Good morning, members of the committee.
I’m joining you from Montréal, on the traditional lands of the Mohawk and other Haudenosaunee peoples.
I am pleased to appear before you to discuss Bill , the explanatory document the Department of Justice drafted in response to your request, and the impact of your committee’s amendments to Bill .
I have with me officials from my department, as you said, Mr. Chair, as well as senior officials from the Department of Justice. I am delighted to contribute to your review of the bill.
I would like to begin by thanking this committee for its important work to date.
Since Bill was introduced, the cultural sector, broadcasters and experts have given us—and you too, I’m sure—much food for thought. They have provided input and support on updating the Broadcasting Act across the country.
Our broadcasters, our production sector and the cultural sector as a whole are counting on this new legislative tool to continue to flourish on digital platforms.
They are counting on this tool to level the playing field between conventional broadcasters and digital platforms. In other words, the bill is about restoring a balance that the arrival of the Web giants has skewed very seriously in their own favour at the expense of local people and businesses.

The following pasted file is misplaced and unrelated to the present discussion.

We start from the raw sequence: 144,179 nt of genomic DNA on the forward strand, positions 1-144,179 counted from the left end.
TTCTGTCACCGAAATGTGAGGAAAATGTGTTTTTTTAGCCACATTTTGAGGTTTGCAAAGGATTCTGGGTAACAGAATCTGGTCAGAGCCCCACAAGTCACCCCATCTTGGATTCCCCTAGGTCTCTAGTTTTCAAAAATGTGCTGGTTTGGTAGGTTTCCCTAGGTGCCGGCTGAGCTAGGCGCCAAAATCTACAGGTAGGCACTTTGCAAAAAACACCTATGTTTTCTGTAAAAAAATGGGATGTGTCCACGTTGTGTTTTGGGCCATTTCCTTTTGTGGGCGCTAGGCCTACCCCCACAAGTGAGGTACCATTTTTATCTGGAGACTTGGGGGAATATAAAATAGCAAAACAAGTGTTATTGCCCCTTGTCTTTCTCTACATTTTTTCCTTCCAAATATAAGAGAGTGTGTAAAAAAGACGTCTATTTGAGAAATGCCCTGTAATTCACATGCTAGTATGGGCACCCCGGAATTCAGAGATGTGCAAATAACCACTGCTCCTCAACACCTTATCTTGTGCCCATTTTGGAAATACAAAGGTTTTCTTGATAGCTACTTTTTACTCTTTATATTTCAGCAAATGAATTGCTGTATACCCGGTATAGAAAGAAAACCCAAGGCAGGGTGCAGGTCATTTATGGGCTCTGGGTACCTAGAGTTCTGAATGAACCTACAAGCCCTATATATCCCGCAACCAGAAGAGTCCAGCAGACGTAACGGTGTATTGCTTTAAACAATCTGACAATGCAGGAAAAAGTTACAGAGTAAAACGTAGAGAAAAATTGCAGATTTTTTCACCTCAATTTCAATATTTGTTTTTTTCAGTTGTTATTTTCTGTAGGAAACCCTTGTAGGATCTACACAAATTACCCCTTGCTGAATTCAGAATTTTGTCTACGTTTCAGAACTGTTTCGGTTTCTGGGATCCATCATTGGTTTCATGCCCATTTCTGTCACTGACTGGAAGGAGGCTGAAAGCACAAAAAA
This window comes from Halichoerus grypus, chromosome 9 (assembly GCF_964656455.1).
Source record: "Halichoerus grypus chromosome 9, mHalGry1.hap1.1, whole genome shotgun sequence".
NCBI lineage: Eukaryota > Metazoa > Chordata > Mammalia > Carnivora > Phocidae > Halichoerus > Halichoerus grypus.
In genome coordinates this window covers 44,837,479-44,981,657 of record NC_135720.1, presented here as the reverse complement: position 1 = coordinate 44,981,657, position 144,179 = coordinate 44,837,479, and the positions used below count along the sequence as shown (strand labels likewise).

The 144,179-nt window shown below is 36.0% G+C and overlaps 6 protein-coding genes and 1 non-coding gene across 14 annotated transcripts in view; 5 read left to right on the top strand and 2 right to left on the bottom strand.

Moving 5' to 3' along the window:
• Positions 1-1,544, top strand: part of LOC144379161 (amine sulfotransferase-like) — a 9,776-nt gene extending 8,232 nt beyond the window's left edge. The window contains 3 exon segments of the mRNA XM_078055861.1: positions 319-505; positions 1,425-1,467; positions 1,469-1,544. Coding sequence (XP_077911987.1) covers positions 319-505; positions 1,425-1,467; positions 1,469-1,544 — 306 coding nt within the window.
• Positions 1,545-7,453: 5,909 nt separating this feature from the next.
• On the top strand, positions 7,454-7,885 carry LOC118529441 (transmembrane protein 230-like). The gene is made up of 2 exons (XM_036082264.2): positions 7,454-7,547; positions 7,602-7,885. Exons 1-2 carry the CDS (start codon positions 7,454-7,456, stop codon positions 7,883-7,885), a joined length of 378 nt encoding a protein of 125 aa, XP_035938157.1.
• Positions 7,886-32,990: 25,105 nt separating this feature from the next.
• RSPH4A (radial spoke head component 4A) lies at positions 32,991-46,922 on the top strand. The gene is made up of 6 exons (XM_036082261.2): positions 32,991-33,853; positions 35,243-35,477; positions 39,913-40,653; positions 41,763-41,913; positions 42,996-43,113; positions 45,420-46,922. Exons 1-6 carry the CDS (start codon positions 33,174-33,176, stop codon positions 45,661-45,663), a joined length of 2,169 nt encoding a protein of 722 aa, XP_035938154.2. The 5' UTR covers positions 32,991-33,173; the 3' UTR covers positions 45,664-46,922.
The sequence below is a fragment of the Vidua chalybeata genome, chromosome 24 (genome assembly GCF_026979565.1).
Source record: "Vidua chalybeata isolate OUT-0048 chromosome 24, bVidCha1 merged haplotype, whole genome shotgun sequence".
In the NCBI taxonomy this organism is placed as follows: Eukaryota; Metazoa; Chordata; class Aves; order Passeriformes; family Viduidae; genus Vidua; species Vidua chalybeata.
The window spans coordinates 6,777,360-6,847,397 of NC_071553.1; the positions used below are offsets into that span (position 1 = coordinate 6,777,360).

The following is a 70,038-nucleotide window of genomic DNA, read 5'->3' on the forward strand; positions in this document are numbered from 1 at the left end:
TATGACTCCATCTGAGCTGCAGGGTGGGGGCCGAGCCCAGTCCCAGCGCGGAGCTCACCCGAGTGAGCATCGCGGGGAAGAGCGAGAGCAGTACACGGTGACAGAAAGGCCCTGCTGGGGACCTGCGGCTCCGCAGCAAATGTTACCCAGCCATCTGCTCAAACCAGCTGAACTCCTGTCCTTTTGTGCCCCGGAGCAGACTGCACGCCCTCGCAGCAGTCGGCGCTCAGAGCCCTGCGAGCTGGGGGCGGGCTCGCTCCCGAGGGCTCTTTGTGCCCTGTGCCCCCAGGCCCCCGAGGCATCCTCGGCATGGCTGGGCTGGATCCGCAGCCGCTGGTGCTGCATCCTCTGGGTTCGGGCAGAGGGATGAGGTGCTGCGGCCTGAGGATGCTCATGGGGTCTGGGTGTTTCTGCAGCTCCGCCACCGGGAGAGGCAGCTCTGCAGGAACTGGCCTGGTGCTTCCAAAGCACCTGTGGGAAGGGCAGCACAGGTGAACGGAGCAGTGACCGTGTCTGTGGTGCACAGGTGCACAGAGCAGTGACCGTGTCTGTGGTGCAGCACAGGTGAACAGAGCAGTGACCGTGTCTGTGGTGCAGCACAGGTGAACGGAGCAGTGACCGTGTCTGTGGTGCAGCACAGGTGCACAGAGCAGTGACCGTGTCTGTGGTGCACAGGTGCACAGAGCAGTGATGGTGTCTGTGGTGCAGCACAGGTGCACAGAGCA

If we do not modernize the act, within a few years, our creators, artists and musicians risk losing up to a billion dollars annually.
However, if we move forward with Bill , the Department of Canadian Heritage predicts that by 2023, online broadcasters could be contributing up to $830 million per year to Canadian content and creators.
Let's remember that the audiovisual and interactive media industry employs nearly 160,000 Canadians every year. According to the 2016 census, the median annual income for core artist groups, such as musicians, singers, authors, writers, producers and directors, was only $24,300, which is well below the $43,500 median for all workers.
To make matters worse, this industry is still suffering the effects of the COVID-19 pandemic. In the years to come, the positive impacts of Bill will stimulate industry growth and increase the visibility of our stories and our artists.
Canadians also support this initiative. More than seven out of ten Canadians feel that more needs to be done to promote Canadian and Quebec audiovisual content in the country, and almost half say that this content is not easy to find.
Although some have the view that any type of regulation for web giants is too much, most Canadians believe that we must act: 78% of Canadians agree that streamers need the same rules as those of Canadian broadcasters; 81% support the principle that Facebook and Google should pay more for news; and 83% support some form of accountability for these companies for the content shared on their platforms.
The first objective of the bill is to ensure equity between conventional and digital broadcasters and to ensure that social media platforms that act as broadcasters are also contributing to our cultural industry.
Another objective is to promote Canadian cultural expression in all its diversity, including that of indigenous and racialized communities.